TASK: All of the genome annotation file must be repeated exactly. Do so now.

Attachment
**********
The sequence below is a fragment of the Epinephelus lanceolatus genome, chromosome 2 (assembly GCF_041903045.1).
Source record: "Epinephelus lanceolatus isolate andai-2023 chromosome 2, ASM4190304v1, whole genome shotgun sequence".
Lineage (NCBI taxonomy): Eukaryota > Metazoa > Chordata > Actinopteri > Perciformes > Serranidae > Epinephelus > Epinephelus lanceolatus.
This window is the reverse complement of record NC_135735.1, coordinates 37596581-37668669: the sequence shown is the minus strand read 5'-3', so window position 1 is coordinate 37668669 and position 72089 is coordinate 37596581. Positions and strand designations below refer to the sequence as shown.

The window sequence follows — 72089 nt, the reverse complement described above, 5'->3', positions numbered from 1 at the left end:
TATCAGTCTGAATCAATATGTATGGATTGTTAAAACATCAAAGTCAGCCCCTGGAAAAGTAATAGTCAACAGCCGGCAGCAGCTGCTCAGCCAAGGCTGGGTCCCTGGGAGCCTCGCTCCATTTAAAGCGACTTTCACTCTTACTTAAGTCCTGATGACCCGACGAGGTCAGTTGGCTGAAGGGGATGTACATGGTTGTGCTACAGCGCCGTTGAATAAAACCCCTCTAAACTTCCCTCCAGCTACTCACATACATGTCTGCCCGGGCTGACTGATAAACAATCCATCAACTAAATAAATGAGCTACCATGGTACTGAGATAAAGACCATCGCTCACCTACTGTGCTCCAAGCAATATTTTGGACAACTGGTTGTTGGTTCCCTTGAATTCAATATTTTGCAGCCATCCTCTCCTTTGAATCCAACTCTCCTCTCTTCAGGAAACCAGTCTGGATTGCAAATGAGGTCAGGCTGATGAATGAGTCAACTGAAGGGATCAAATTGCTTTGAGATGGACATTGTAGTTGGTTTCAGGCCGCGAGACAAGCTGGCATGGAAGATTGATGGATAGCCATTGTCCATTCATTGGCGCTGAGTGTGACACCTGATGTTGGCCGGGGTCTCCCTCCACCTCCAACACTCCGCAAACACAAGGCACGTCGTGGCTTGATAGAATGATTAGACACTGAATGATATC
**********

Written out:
The sequence below is a fragment of the Epinephelus lanceolatus genome, chromosome 2 (assembly GCF_041903045.1).
Source record: "Epinephelus lanceolatus isolate andai-2023 chromosome 2, ASM4190304v1, whole genome shotgun sequence".
Lineage (NCBI taxonomy): Eukaryota > Metazoa > Chordata > Actinopteri > Perciformes > Serranidae > Epinephelus > Epinephelus lanceolatus.
This window is the reverse complement of record NC_135735.1, coordinates 37596581-37668669: the sequence shown is the minus strand read 5'-3', so window position 1 is coordinate 37668669 and position 72089 is coordinate 37596581. Positions and strand designations below refer to the sequence as shown.

The window sequence follows — 72089 nt, the reverse complement described above, 5'->3', positions numbered from 1 at the left end:
TATCAGTCTGAATCAATATGTATGGATTGTTAAAACATCAAAGTCAGCCCCTGGAAAAGTAATAGTCAACAGCCGGCAGCAGCTGCTCAGCCAAGGCTGGGTCCCTGGGAGCCTCGCTCCATTTAAAGCGACTTTCACTCTTACTTAAGTCCTGATGACCCGACGAGGTCAGTTGGCTGAAGGGGATGTACATGGTTGTGCTACAGCGCCGTTGAATAAAACCCCTCTAAACTTCCCTCCAGCTACTCACATACATGTCTGCCCGGGCTGACTGATAAACAATCCATCAACTAAATAAATGAGCTACCATGGTACTGAGATAAAGACCATCGCTCACCTACTGTGCTCCAAGCAATATTTTGGACAACTGGTTGTTGGTTCCCTTGAATTCAATATTTTGCAGCCATCCTCTCCTTTGAATCCAACTCTCCTCTCTTCAGGAAACCAGTCTGGATTGCAAATGAGGTCAGGCTGATGAATGAGTCAACTGAAGGGATCAAATTGCTTTGAGATGGACATTGTAGTTGGTTTCAGGCCGCGAGACAAGCTGGCATGGAAGATTGATGGATAGCCATTGTCCATTCATTGGCGCTGAGTGTGACACCTGATGTTGGCCGGGGTCTCCCTCCACCTCCAACACTCCGCAAACACAAGGCACGTCGTGGCTTGATAGAATGATTAGACACTGAATGATATC